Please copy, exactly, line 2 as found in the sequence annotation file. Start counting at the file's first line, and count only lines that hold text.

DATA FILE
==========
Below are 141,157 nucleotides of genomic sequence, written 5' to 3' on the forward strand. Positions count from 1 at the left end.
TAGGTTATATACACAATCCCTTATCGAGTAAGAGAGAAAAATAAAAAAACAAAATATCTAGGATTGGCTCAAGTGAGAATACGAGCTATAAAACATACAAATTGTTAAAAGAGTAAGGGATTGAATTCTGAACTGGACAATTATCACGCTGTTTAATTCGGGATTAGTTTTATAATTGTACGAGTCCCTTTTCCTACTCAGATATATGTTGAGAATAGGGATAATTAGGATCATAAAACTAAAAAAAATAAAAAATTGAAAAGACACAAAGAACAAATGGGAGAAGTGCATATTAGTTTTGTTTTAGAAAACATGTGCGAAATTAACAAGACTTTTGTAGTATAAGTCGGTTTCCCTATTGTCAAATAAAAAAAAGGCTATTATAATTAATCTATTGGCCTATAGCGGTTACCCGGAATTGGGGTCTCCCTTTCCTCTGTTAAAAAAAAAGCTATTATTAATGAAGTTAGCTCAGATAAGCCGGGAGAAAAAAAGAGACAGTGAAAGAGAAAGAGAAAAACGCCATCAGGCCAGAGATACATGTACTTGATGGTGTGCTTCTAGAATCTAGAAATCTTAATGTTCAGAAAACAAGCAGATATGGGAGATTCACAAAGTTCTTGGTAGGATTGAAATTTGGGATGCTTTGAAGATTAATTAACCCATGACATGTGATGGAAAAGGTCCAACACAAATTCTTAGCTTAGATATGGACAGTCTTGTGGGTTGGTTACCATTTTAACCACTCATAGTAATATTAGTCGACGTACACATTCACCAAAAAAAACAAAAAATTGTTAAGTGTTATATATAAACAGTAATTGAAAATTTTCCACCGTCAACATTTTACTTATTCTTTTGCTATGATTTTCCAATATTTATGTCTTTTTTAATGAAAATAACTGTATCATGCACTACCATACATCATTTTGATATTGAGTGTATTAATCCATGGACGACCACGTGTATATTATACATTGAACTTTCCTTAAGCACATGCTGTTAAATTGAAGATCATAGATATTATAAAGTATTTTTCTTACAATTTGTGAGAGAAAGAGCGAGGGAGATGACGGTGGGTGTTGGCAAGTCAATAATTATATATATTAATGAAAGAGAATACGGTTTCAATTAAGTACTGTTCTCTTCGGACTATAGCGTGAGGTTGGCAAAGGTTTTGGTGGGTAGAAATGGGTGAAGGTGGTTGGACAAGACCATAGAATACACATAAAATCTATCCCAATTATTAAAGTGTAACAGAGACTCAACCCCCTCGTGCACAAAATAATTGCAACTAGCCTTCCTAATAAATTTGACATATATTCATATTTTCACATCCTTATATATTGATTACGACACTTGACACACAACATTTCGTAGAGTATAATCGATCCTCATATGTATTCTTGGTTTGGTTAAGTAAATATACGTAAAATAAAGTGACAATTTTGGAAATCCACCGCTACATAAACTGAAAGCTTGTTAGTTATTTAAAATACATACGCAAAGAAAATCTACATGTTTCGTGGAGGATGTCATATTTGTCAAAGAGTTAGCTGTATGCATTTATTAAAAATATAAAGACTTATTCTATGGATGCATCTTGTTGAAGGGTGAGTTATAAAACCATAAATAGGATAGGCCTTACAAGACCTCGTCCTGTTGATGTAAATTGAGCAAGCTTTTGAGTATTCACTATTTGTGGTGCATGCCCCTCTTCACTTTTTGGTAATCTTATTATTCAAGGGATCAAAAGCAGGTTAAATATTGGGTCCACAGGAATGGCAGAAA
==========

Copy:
TAGGTTATATACACAATCCCTTATCGAGTAAGAGAGAAAAATAAAAAAACAAAATATCTAGGATTGGCTCAAGTGAGAATACGAGCTATAAAACATACAAATTGTTAAAAGAGTAAGGGATTGAATTCTGAACTGGACAATTATCACGCTGTTTAATTCGGGATTAGTTTTATAATTGTACGAGTCCCTTTTCCTACTCAGATATATGTTGAGAATAGGGATAATTAGGATCATAAAACTAAAAAAAATAAAAAATTGAAAAGACACAAAGAACAAATGGGAGAAGTGCATATTAGTTTTGTTTTAGAAAACATGTGCGAAATTAACAAGACTTTTGTAGTATAAGTCGGTTTCCCTATTGTCAAATAAAAAAAAGGCTATTATAATTAATCTATTGGCCTATAGCGGTTACCCGGAATTGGGGTCTCCCTTTCCTCTGTTAAAAAAAAAGCTATTATTAATGAAGTTAGCTCAGATAAGCCGGGAGAAAAAAAGAGACAGTGAAAGAGAAAGAGAAAAACGCCATCAGGCCAGAGATACATGTACTTGATGGTGTGCTTCTAGAATCTAGAAATCTTAATGTTCAGAAAACAAGCAGATATGGGAGATTCACAAAGTTCTTGGTAGGATTGAAATTTGGGATGCTTTGAAGATTAATTAACCCATGACATGTGATGGAAAAGGTCCAACACAAATTCTTAGCTTAGATATGGACAGTCTTGTGGGTTGGTTACCATTTTAACCACTCATAGTAATATTAGTCGACGTACACATTCACCAAAAAAAACAAAAAATTGTTAAGTGTTATATATAAACAGTAATTGAAAATTTTCCACCGTCAACATTTTACTTATTCTTTTGCTATGATTTTCCAATATTTATGTCTTTTTTAATGAAAATAACTGTATCATGCACTACCATACATCATTTTGATATTGAGTGTATTAATCCATGGACGACCACGTGTATATTATACATTGAACTTTCCTTAAGCACATGCTGTTAAATTGAAGATCATAGATATTATAAAGTATTTTTCTTACAATTTGTGAGAGAAAGAGCGAGGGAGATGACGGTGGGTGTTGGCAAGTCAATAATTATATATATTAATGAAAGAGAATACGGTTTCAATTAAGTACTGTTCTCTTCGGACTATAGCGTGAGGTTGGCAAAGGTTTTGGTGGGTAGAAATGGGTGAAGGTGGTTGGACAAGACCATAGAATACACATAAAATCTATCCCAATTATTAAAGTGTAACAGAGACTCAACCCCCTCGTGCACAAAATAATTGCAACTAGCCTTCCTAATAAATTTGACATATATTCATATTTTCACATCCTTATATATTGATTACGACACTTGACACACAACATTTCGTAGAGTATAATCGATCCTCATATGTATTCTTGGTTTGGTTAAGTAAATATACGTAAAATAAAGTGACAATTTTGGAAATCCACCGCTACATAAACTGAAAGCTTGTTAGTTATTTAAAATACATACGCAAAGAAAATCTACATGTTTCGTGGAGGATGTCATATTTGTCAAAGAGTTAGCTGTATGCATTTATTAAAAATATAAAGACTTATTCTATGGATGCATCTTGTTGAAGGGTGAGTTATAAAACCATAAATAGGATAGGCCTTACAAGACCTCGTCCTGTTGATGTAAATTGAGCAAGCTTTTGAGTATTCACTATTTGTGGTGCATGCCCCTCTTCACTTTTTGGTAATCTTATTATTCAAGGGATCAAAAGCAGGTTAAATATTGGGTCCACAGGAATGGCAGAAA